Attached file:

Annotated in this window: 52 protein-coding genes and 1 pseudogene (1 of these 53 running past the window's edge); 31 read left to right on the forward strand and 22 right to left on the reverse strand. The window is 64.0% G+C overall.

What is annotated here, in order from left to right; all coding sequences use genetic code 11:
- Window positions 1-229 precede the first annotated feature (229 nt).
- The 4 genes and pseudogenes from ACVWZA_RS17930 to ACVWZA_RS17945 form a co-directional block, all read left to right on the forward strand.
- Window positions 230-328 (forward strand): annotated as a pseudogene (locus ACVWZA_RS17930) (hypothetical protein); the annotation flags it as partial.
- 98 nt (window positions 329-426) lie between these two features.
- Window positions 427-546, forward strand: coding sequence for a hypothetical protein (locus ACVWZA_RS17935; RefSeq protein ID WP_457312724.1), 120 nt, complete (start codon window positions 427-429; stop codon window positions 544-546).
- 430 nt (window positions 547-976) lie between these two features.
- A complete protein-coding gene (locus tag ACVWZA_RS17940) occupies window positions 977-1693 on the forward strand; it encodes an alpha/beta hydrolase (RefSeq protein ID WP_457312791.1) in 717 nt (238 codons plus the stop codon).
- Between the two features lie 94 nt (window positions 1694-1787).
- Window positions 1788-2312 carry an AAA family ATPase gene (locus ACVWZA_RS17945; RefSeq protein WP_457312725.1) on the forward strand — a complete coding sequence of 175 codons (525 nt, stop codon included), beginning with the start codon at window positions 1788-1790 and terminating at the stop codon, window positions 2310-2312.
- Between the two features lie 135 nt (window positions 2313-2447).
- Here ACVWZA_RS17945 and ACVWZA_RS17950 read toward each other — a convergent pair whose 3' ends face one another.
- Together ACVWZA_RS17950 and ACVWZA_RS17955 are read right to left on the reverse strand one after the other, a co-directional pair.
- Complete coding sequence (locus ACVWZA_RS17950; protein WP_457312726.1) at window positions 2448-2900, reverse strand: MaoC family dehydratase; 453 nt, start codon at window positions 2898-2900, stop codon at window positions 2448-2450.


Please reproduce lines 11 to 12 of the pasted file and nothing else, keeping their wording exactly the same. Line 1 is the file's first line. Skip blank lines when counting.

- Window positions 1788-2312 carry an AAA family ATPase gene (locus ACVWZA_RS17945; RefSeq protein WP_457312725.1) on the forward strand — a complete coding sequence of 175 codons (525 nt, stop codon included), beginning with the start codon at window positions 1788-1790 and terminating at the stop codon, window positions 2310-2312.
- Between the two features lie 135 nt (window positions 2313-2447).